Lord, have mercy on me in my struggle to keep Christmas.  May my desire to celebrate your birth in all its humility and austerity be counted, by your grace, as if I am really doing it well.  And may the awareness of my own absurd response to your coming be the first step in creating a new and better way.
This I pray in the name of the Child who leads us in the way of humility and peace.  Amen

Blessed Eating!
The recipe below was given at the Cook’s House on the Antebellum Plantation.  I haven’t tried making it yet, but I sampled these on site and they were very good!
Traditional Sugarplums
½ cup raisins
1 cup dried apricots (any fruit will do)
1 ½ cups whole almonds (any nuts will do)

Chop all above . . .


2 tsp. ground cinnamon
¾ tsp. ground nutmeg
¼ tsp. anise
1 Tbsp ground ginger
½ tsp. vanilla

Combine above with next column . . .

½ cup confectioner’s sugar
1/3 cup of honey

Pinch off into 1 inch lumps, roll into balls and coat with powdered sugar.  Makes 30.  Will keep for a week, or refrigerate for longer.

Sunday, December 22, 2013

Christmas Greetings from the Johnson-Piersons


Though we are coming close to the deadline, we wanted to write our holiday letter to you.  In our usual effort to save a few trees, we are using electronic media, with the hopes of also reaching as many of our friends as possible.  Thank you for being one of them and for reading this post!

What a year it has been!  Every year brings new adventure and this one has been no different.  Our family has been active in school, work, exploration and fun and now we are looking into increasing the population in the Johnson-Pierson house.  (More on that later).

Our children continue to grow in exciting ways and participate in lots of learning experiences.  Roland completed his first year of Cub Scouts and having left behind the status of Tiger Cub is now active in his Wolf Den.  He has rekindled his love of trains and we have been spending a lot of our time lately at the Southeastern Railway Museum in Duluth, Georgia. 

Vivian has startled us all by entering her “tween” years.  (Who could have seen that coming!)  She has rediscovered her interest in horses and art, and makes horse drawings and paintings for all her friends and family.

Both kids are having a great time in school.  They have been commended by both teachers for the progress they are making and they have enjoyed making new friends.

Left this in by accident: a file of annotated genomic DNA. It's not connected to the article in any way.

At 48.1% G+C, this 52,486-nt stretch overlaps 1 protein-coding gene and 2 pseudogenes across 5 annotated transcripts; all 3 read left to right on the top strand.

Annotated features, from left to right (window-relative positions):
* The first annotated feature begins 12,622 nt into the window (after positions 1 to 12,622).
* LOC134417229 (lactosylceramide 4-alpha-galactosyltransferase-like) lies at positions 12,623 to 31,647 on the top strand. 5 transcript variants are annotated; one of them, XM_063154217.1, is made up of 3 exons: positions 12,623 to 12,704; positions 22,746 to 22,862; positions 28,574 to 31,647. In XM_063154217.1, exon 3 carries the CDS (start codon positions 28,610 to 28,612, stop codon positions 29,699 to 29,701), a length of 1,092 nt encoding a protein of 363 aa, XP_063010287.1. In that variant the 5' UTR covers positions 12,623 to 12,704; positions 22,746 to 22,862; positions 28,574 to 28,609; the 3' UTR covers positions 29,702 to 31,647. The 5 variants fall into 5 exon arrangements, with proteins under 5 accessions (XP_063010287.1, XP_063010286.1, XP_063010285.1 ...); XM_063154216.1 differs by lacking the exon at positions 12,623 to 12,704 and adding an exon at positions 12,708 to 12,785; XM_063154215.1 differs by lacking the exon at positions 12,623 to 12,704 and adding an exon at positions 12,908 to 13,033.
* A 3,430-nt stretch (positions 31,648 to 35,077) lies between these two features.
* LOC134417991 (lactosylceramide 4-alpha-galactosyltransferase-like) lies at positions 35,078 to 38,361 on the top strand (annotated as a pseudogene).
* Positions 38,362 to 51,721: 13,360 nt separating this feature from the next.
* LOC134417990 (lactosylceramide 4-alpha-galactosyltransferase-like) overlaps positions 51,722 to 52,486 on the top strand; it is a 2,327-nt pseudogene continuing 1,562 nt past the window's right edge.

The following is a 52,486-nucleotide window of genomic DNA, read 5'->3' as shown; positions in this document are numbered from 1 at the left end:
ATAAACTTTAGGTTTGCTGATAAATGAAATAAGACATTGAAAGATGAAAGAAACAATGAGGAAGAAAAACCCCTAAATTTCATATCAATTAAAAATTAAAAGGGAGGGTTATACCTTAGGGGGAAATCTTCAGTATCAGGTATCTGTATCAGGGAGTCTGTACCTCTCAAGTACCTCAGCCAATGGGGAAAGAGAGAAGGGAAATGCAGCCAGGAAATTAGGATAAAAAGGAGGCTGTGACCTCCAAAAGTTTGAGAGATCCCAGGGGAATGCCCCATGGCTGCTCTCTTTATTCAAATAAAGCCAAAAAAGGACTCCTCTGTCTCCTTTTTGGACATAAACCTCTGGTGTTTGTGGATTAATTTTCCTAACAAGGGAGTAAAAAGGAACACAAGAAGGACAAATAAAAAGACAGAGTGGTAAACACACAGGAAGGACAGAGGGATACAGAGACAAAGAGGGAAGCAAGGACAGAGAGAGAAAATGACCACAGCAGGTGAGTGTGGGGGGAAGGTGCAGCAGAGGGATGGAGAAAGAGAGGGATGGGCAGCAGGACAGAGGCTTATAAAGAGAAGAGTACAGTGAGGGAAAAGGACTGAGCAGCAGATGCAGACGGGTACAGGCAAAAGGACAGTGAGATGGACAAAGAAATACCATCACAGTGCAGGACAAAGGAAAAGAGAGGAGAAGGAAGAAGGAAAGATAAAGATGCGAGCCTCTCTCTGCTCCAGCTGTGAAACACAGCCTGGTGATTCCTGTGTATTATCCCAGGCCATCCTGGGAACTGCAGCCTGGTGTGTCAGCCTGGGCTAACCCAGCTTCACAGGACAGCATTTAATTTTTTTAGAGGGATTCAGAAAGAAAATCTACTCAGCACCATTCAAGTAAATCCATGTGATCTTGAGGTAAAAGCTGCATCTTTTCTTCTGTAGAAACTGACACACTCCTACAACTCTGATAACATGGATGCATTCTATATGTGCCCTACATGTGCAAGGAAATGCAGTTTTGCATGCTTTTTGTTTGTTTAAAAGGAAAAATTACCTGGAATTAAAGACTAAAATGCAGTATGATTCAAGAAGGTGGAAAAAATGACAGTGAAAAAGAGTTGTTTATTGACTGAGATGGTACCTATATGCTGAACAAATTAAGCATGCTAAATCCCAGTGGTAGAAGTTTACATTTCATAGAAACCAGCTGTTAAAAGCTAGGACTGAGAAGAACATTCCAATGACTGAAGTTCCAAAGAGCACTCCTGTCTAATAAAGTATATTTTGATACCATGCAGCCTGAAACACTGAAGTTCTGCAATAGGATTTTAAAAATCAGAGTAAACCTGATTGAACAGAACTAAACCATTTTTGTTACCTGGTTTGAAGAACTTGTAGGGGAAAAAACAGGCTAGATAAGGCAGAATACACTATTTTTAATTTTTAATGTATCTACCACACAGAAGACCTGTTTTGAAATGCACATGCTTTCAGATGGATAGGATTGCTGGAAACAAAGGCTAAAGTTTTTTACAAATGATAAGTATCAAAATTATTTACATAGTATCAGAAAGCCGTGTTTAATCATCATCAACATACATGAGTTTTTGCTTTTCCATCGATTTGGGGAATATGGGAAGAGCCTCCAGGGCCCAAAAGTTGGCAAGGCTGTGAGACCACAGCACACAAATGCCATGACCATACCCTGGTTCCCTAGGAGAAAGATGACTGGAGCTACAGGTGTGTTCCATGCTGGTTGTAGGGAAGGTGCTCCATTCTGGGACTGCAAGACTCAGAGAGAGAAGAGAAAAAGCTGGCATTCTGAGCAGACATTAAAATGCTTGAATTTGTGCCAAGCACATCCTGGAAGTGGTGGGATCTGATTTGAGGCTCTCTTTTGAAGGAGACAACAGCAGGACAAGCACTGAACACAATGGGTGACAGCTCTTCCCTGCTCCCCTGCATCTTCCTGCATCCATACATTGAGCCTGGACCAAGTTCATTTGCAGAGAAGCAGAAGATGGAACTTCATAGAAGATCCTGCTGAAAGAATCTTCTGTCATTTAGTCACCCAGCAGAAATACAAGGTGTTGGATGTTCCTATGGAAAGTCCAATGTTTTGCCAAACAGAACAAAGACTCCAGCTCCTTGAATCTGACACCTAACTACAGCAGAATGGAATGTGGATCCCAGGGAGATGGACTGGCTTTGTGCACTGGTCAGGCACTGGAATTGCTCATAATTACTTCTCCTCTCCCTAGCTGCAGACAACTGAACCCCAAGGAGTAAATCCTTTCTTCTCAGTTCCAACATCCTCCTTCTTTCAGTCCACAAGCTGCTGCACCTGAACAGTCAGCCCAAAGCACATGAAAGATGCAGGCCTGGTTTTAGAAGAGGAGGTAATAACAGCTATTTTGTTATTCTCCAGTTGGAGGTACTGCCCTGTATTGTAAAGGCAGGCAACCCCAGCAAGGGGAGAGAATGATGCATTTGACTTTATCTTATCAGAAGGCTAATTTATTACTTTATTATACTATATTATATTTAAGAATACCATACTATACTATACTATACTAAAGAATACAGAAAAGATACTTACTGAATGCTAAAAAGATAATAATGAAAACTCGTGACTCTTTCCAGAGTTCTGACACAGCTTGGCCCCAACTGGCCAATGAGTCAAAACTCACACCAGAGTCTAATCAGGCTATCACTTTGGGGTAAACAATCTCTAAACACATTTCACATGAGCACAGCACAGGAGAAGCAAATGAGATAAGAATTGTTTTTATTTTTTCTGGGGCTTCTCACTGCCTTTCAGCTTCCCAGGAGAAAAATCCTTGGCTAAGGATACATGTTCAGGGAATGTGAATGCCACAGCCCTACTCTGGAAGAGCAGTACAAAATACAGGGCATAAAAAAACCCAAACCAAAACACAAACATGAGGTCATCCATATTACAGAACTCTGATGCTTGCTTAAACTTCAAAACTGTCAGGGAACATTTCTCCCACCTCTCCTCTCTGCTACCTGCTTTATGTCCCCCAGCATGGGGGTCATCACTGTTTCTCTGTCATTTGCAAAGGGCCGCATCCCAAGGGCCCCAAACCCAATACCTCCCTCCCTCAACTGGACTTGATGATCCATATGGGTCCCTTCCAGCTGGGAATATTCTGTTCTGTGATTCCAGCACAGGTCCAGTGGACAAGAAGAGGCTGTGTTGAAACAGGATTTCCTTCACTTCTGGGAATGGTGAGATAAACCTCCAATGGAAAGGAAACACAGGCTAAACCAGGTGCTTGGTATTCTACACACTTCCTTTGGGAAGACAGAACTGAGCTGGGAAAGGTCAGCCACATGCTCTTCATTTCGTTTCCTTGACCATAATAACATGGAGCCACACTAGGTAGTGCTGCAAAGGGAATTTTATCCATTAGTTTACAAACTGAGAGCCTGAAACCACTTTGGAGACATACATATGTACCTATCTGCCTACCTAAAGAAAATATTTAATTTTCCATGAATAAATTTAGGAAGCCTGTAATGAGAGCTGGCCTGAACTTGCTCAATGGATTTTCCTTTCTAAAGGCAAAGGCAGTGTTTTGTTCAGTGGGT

Todd continues to do great work in our growing youth program at Christ Church.  He led them on their first trip this year to Disney World as they took part in the YES – Youth Educational Series – program.  This helped the group not only bond with each other, but grow personally from all that they experienced.  He continued to work with them through the fall even as he battled kidney stones and related health issues.  Todd continues to use his talents as a percussionist in our worship at Christ.

Nancy continues to pastor Christ United Methodist Church in Roswell, Georgia.  The congregation is filled with wonderful people and wonderful things are happening there.  She continues to look for ways to worship God and serve others both inside and outside of our walls.  Nancy has been blessed through both this and her previous appointment to remember that she can sing, and she has become a loyal soprano in the choir.

This year, Nancy has also had several devotionals printed in the Upper Room magazine.  (The next one is in the upcoming edition, on January 4.)  She is praying for the time and energy to continue to devote to her writing and her blog (as well as her cooking), and praying for God’s direction as she moves forward.

An interesting new addition to our family this year has been our new camper.  Back in April, we bought a pop-up camper (the largest we could pull with our mini-van), and have had some great trips and some of our best family time in it.  So far, we have visited locales around Georgia and Florida and we hope that it will help us explore many new destinations.